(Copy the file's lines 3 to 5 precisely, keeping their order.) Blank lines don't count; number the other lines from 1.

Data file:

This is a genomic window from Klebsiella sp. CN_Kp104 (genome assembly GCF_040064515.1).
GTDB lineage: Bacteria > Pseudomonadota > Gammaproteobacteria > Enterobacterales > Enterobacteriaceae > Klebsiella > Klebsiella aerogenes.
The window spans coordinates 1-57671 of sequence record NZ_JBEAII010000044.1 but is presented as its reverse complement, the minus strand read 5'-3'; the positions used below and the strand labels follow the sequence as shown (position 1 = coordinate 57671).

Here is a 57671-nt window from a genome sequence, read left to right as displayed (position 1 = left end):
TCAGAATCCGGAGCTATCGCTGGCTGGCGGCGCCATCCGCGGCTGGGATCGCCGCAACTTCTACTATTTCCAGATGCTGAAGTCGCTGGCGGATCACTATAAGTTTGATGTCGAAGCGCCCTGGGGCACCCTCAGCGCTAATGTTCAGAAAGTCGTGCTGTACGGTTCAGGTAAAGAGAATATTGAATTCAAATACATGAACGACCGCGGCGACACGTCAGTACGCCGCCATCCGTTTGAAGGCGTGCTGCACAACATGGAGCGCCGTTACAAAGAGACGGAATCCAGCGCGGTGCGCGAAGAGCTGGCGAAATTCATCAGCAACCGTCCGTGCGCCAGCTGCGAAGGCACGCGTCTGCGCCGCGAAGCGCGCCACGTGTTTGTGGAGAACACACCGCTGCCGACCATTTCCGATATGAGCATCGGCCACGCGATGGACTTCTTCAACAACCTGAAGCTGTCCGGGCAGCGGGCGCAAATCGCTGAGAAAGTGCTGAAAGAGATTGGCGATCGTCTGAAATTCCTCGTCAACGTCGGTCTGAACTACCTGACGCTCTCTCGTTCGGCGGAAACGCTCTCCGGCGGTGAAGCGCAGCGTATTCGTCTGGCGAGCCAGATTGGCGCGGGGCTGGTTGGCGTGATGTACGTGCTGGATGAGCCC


The window spans coordinates 1-57671 of sequence record NZ_JBEAII010000044.1 but is presented as its reverse complement, the minus strand read 5'-3'; the positions used below and the strand labels follow the sequence as shown (position 1 = coordinate 57671).

Here is a 57671-nt window from a genome sequence, read left to right as displayed (position 1 = left end):
TCAGAATCCGGAGCTATCGCTGGCTGGCGGCGCCATCCGCGGCTGGGATCGCCGCAACTTCTACTATTTCCAGATGCTGAAGTCGCTGGCGGATCACTATAAGTTTGATGTCGAAGCGCCCTGGGGCACCCTCAGCGCTAATGTTCAGAAAGTCGTGCTGTACGGTTCAGGTAAAGAGAATATTGAATTCAAATACATGAACGACCGCGGCGACACGTCAGTACGCCGCCATCCGTTTGAAGGCGTGCTGCACAACATGGAGCGCCGTTACAAAGAGACGGAATCCAGCGCGGTGCGCGAAGAGCTGGCGAAATTCATCAGCAACCGTCCGTGCGCCAGCTGCGAAGGCACGCGTCTGCGCCGCGAAGCGCGCCACGTGTTTGTGGAGAACACACCGCTGCCGACCATTTCCGATATGAGCATCGGCCACGCGATGGACTTCTTCAACAACCTGAAGCTGTCCGGGCAGCGGGCGCAAATCGCTGAGAAAGTGCTGAAAGAGATTGGCGATCGTCTGAAATTCCTCGTCAACGTCGGTCTGAACTACCTGACGCTCTCTCGTTCGGCGGAAACGCTCTCCGGCGGTGAAGCGCAGCGTATTCGTCTGGCGAGCCAGATTGGCGCGGGGCTGGTTGGCGTGATGTACGTGCTGGATGAGCCC